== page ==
Such a constructive approach was taken forward by Bangladesh Foreign Minister Dr AK Abdul Momen who used the opportunity to seek Indonesia’s assistance in capacity building regarding extraction of maritime resources that has remained mostly untapped in Bangladesh despite its enormous potential. He underlined this during his meeting with Indonesian Minister of Maritime Affairs and Fisheries Sakti Wahyu Trenggono in Jakarta. At the meeting, Minister Trenggono expressed Indonesia’s commitment to provide all out support and cooperation to Bangladesh in reaping maximum mutual benefit from the blue economy including through joint cooperation in the field of marine science and marine biotechnology. Both ministers also emphasised on sharing technology and technical know-how on marine culture, deep-sea fishing, long-line fishing and seaweed culture. They also agreed to initiate exchange programs to share expertise and best practices in cultivating Sea Bass and fishing Tuna. Indonesia has also offered assistance in combating traditional and non-traditional security challenges in Bangladesh’s territorial water such as unlawful exploitation of marine resources, piracy and polluting the marine environment.

This discussion was on the sideline of ASEAN but was significant in terms of results obtained. Both ministers recognised that illegal, unreported and unregulated fishing (IUU) was one of the several factors that has serious consequences, not only on a country’s economy, but also on the marine ecosystems of a region. In this context Bangladesh sought Indonesia’s assistance in acquiring advanced technological features, including a real-time vessel tracking system via satellite.

The presence of the Bangladesh delegation during the ASEAN Summit also enabled them on the Summit’s sidelines to focus on certain other important areas. This included their expressing appreciation of the Indian Ocean Rim Association (IORA) for promoting sustained growth and balanced development in the Indian Ocean region. This view was conveyed to IORA Secretary General Dr Salman Al Farisi.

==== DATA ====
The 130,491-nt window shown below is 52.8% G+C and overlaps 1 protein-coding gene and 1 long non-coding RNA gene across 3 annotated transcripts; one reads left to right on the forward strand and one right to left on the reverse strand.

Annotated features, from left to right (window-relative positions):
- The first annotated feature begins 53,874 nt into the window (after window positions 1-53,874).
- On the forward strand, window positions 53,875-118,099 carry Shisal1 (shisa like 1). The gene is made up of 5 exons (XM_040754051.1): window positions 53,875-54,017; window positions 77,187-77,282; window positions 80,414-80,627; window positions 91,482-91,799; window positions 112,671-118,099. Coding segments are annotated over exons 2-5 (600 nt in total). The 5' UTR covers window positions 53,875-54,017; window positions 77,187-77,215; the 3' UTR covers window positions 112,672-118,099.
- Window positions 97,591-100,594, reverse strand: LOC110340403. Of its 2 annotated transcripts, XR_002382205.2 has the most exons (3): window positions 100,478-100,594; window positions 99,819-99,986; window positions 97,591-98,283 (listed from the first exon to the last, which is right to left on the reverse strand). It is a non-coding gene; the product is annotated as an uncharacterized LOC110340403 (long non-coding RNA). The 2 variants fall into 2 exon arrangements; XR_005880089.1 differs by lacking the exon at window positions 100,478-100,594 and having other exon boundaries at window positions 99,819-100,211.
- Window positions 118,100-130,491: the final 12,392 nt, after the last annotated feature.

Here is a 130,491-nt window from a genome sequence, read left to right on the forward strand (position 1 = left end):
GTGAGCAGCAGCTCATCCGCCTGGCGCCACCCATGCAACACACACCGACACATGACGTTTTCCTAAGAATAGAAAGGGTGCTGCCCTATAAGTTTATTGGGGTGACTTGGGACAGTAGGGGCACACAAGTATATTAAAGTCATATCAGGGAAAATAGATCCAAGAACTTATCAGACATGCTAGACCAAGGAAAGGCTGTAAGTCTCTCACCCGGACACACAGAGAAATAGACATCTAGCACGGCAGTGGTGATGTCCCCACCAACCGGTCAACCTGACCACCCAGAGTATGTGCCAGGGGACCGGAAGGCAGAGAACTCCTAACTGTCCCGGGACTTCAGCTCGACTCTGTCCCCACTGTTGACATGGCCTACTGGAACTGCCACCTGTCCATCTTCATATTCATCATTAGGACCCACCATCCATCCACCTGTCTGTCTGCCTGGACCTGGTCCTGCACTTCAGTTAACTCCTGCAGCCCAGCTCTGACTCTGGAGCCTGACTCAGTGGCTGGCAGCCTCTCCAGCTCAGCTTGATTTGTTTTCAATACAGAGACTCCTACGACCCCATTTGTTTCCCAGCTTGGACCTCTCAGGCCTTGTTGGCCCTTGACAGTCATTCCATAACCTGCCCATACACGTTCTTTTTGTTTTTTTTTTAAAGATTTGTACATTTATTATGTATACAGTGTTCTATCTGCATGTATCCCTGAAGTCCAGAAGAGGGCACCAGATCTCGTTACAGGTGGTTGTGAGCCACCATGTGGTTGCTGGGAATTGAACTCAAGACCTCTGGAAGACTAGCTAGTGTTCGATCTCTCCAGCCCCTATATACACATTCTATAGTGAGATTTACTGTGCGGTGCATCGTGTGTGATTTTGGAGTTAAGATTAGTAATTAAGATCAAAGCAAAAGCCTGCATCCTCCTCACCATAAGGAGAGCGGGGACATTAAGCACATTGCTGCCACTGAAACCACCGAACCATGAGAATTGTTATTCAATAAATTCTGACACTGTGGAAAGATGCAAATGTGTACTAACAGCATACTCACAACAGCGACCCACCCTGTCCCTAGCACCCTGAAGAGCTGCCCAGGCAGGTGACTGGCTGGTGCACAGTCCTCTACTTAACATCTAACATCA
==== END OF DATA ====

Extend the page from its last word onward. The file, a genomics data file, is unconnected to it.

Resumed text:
It needs to be noted that Bangladesh has played a significant role in resolving some long pending administrative issues and in finalising IORA’s Indo-Pacific Outlook, completing the process to make Saudi Arabia a dialogue partner of IORA and also pushing forward the EU’s dialogue partnership issue. The Bangladesh President also expressed his appreciation for the recent signing of the MoU between ASEAN Secretariat and IORA Secretariat and expressed the hope that it would facilitate expanding collaboration in a number of areas and capacity building among the 23 member states. Bangladesh attaches high importance to IORA’s objectives and activities and will continue its efforts in enhancing cooperation in IORA’s six priority areas and two cross-cutting areas.

The presence of the Bangladesh delegation during the ASEAN Summit also enabled them to participate in the 18th East Asia Summit.

The East Asia Summit (EAS), it may be underlined, is the foremost of the ASEAN-centred mechanisms in the Indo-Pacific. Since its inception through the first East Asia Summit held in Kuala Lumpur, Malaysia, on December 14, 2005, it has played a key role in providing the platform for dialogue and discussions on matters of strategic significance and importance in the region. The EAS is held annually by the leaders of the 18 countries of the Asia-Pacific Region to further the objectives of regional peace, security and prosperity. The membership of the EAS consists of the ten ASEAN member states which are Vietnam, Brunei, Philippines, Malaysia, Laos, Cambodia, Indonesia, Singapore, and Thailand, along with Australia, China, India, Japan, ROK (South Korea), Russia and the USA.